Why tablets can't fully replace stand-alone kiosks

April 30, 2012 | by Kurt Myrick

Tablet kiosks are becoming popular, and business owners naturally want to catch up on the trends.

But tablet kiosks aren't the fix-all that businesses would like them to be, and they have several built-in limitations that aren't immediately noticeable. Before you consider tablet kiosks at your business, realize that traditional, stand-alone kiosks have several advantages that we'll discuss further. Tablet kiosks can best be thought of as a potential supplement to other solutions, not a replacement.

Commercial vs. consumer

You can easily understand why tablet kiosks shouldn't be your primary solution by considering one basic fact. Tablet kiosks are repurposed consumer devices, and therefore simply haven't been designed to meet commercial needs.

Consumer devices are designed for users who will handle them with care, whereas commercial device users have no incentive to do so and will frequently subject the device to damage and wear. Commercial devices are designed with this expectation in mind, and are made much more durable. Also, unlike commercial kiosk hardware, tablet computers are desirable targets for thieves, and can easily be taken and resold.

For a business owner who chooses to use tablet kiosks, the costly initial investment of an iPad or other tablet is then multiplied by the need for protective cases, anti-theft devices, mounting brackets, and other anti-tampering covers.

Power, network and security

Many kiosk locations are not within close distance to AC power, which is a problem for tablet computers. However, commercial kiosks can run on low-voltage power transferred directly through an Ethernet wire, which gives them network connectivity at the same time.

This same aspect of hardwired Ethernet, which might seem dated in a wireless network world, is actually advantageous for commercial kiosks. Commercial kiosks have high security demands that can only be met by wired Ethernet. And unfortunately, with tablet kiosks, wireless is the only option.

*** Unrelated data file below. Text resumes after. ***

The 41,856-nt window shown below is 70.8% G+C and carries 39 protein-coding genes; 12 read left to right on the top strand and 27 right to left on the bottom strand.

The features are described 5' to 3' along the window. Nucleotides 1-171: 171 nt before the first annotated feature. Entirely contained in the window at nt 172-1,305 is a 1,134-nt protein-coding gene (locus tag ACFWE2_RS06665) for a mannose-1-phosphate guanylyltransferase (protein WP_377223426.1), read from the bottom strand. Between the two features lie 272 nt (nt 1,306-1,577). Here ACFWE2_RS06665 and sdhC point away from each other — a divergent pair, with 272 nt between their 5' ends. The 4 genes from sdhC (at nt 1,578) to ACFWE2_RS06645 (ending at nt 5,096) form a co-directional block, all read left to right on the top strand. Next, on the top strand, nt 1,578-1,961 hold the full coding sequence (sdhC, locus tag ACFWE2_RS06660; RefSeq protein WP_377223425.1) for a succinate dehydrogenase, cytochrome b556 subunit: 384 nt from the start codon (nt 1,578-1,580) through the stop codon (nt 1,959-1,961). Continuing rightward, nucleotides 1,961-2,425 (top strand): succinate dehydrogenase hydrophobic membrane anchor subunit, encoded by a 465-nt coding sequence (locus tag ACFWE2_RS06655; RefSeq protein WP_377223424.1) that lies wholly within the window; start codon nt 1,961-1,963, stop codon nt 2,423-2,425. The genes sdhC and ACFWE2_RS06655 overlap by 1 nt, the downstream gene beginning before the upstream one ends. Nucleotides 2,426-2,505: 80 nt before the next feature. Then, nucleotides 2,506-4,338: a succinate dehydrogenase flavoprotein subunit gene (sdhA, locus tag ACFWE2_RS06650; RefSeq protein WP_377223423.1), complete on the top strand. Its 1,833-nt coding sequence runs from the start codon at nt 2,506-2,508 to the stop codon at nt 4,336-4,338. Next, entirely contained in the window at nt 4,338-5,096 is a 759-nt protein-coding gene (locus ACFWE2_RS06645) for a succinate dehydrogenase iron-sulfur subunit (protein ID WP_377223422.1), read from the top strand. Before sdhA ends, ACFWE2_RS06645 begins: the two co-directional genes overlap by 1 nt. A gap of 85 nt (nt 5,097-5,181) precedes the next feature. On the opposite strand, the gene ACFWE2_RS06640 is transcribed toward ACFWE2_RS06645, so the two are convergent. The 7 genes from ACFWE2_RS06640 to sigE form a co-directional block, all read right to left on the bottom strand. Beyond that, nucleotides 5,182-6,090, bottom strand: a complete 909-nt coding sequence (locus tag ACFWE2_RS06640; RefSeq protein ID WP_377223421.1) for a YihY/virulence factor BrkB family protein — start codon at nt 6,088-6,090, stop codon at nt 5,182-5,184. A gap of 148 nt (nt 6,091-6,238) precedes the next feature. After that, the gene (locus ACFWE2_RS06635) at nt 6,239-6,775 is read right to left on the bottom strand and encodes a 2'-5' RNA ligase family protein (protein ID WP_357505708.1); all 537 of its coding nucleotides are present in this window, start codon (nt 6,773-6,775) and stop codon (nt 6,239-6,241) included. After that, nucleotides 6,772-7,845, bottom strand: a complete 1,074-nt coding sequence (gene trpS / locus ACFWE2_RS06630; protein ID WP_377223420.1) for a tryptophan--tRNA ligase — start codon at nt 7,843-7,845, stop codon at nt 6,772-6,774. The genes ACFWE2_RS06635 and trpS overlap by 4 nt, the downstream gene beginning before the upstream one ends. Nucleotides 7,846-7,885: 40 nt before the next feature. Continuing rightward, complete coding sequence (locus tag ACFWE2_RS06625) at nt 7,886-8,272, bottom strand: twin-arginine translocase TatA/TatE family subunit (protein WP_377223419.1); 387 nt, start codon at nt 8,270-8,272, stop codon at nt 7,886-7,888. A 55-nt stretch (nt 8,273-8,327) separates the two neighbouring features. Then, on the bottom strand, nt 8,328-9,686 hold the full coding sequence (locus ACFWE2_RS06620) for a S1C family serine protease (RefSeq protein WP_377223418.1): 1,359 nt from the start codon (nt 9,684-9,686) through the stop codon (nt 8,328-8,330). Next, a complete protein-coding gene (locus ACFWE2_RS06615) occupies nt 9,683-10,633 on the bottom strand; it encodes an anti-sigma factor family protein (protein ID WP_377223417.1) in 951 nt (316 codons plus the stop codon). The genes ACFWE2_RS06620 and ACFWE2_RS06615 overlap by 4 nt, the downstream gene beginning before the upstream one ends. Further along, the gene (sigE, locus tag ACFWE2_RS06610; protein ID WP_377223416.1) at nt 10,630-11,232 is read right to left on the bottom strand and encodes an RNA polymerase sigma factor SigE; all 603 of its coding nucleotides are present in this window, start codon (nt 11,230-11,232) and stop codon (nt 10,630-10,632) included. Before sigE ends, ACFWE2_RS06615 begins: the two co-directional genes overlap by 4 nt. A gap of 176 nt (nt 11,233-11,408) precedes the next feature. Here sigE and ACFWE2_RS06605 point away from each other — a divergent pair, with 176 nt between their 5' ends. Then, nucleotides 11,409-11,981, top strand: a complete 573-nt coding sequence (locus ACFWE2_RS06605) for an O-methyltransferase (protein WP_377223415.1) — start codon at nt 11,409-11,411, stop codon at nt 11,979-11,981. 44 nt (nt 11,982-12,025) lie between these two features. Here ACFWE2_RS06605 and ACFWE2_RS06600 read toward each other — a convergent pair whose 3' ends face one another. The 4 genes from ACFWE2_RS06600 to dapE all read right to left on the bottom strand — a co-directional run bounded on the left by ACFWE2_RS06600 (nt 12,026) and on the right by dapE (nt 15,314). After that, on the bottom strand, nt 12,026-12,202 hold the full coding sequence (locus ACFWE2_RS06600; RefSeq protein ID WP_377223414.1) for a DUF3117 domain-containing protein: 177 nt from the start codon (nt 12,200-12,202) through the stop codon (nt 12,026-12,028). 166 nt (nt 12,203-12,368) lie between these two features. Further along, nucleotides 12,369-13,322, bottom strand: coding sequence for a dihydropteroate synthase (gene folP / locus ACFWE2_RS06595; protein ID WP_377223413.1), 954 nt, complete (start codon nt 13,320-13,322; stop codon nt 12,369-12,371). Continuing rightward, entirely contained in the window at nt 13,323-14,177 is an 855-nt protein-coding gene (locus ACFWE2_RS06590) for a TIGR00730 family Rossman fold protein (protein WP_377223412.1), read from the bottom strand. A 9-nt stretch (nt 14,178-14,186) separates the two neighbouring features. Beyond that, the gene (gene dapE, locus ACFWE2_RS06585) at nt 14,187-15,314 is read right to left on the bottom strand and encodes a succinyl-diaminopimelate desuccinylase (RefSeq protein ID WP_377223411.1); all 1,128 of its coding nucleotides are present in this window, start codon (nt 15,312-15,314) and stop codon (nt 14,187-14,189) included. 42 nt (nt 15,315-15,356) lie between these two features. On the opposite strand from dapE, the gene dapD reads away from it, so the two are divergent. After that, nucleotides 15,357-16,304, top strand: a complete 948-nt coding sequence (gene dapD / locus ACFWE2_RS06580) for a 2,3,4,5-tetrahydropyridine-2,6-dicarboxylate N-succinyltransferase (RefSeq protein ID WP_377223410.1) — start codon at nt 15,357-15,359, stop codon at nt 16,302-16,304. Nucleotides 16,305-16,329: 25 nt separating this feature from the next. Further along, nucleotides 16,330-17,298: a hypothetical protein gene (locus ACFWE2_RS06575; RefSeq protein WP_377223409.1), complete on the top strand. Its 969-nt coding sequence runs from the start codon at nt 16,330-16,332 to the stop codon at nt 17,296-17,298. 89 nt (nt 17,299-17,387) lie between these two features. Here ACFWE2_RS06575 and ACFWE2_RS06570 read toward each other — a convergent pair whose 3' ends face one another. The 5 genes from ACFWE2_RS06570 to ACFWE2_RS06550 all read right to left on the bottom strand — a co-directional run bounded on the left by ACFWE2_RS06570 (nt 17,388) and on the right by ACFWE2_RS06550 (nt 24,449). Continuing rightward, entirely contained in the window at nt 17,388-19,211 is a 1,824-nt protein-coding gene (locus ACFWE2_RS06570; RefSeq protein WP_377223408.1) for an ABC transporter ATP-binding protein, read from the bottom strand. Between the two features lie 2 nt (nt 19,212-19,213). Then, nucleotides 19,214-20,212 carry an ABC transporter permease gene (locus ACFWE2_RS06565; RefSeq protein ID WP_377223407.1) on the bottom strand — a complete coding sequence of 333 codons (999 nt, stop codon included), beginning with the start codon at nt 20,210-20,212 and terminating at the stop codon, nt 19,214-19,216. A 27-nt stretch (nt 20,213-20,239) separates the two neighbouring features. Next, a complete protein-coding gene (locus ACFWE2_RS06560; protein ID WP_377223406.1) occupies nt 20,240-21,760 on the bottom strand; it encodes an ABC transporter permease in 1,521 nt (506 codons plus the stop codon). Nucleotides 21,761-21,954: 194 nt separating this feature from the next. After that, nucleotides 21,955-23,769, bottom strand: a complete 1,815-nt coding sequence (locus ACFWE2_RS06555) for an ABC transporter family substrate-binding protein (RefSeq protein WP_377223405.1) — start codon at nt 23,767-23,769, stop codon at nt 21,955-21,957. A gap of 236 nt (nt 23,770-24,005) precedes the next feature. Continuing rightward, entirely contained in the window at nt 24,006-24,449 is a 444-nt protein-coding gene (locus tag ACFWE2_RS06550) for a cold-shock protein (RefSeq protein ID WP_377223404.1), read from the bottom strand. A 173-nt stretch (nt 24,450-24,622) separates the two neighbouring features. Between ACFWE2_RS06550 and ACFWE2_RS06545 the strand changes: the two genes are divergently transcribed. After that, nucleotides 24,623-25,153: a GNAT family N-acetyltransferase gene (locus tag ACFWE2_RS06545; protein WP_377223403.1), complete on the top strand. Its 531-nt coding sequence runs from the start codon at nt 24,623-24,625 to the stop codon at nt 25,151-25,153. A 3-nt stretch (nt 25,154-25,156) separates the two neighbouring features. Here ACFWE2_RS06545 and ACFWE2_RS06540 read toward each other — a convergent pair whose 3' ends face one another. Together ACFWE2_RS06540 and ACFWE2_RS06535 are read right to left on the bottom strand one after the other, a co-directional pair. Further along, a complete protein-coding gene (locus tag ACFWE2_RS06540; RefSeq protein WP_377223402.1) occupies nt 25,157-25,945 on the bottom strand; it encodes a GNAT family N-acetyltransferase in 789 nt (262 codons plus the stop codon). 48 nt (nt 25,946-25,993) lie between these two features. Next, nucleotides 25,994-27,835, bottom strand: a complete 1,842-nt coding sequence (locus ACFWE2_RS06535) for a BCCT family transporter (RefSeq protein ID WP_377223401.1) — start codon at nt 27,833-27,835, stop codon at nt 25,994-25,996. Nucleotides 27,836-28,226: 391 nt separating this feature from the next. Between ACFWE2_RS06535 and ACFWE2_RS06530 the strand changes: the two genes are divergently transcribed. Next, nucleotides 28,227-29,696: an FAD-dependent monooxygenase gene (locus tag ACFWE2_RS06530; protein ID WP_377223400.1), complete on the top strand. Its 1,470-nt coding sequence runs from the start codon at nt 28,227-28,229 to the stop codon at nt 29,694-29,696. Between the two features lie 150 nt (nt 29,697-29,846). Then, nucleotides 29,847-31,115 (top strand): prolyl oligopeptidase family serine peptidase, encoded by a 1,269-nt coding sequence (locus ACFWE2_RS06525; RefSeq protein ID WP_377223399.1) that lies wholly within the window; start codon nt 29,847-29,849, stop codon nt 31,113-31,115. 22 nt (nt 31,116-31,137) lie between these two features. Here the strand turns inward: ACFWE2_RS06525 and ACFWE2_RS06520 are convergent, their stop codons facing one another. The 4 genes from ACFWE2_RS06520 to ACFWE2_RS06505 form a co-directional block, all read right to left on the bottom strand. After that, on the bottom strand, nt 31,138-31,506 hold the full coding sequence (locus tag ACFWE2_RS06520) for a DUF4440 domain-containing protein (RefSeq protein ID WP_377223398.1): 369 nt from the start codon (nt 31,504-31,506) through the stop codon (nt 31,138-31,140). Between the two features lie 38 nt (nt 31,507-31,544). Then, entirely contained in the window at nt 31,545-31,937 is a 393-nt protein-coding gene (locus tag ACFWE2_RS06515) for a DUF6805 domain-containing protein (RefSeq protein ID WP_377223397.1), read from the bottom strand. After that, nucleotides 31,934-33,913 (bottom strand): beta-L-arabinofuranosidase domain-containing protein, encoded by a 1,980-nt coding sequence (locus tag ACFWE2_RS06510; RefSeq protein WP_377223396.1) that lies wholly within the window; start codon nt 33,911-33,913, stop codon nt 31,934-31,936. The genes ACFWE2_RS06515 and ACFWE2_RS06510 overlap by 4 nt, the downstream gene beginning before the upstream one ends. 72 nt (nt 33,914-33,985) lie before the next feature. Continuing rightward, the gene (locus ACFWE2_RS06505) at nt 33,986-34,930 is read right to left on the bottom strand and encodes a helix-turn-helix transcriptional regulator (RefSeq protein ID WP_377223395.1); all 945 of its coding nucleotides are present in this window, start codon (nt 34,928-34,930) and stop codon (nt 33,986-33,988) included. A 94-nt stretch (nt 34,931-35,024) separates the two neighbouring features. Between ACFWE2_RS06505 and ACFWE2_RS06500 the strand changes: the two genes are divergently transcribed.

Wireless networks require specialized setup and password maintenance and even then have questionable security. Wireless networks also have issues with reliability, often losing data speed if they are competing for bandwidth, and sometimes dropping a connection entirely. Wireless connectivity often has dead spots within a store, as well.

Maintenance and management

Again, we come back to the issue of consumer device design. Simply put, consumer devices are not designed for unceasing usage. Their screens and batteries are designed with a shorter lifespan in mind, and their cooling systems and hardware aren't made to handle 24-hours-a-day operation.

Consumer tablets are also expensive to repair -- if they can be repaired at all. Many manufacturers expect that the product will simply have to be replaced if it fails, and replacement parts are often not manufactured.

Management issues come down to updates, Windows compatibility, software support and other administrative issues. All of these tasks are built into commercial kiosks, but they require extra labor for tablet kiosk deployment.

In summary

Tablet kiosks have their suitable uses, and they can definitely be taken advantage of in the right situations, but they shouldn't be looked at for a business's only POS solution. Shifting exclusively to tablet-based kiosks can be a costly and regrettable mistake.

Topics: Hardware , Hardware Components , Kiosk Enclosures

Kurt Myrick / Rich Bernstein brings more than 10 years of marketing, management and writing experience to Phoenix Kiosk. Rich oversees the daily and long-term direction of the marketing department.
www View Kurt Myrick's profile on LinkedIn

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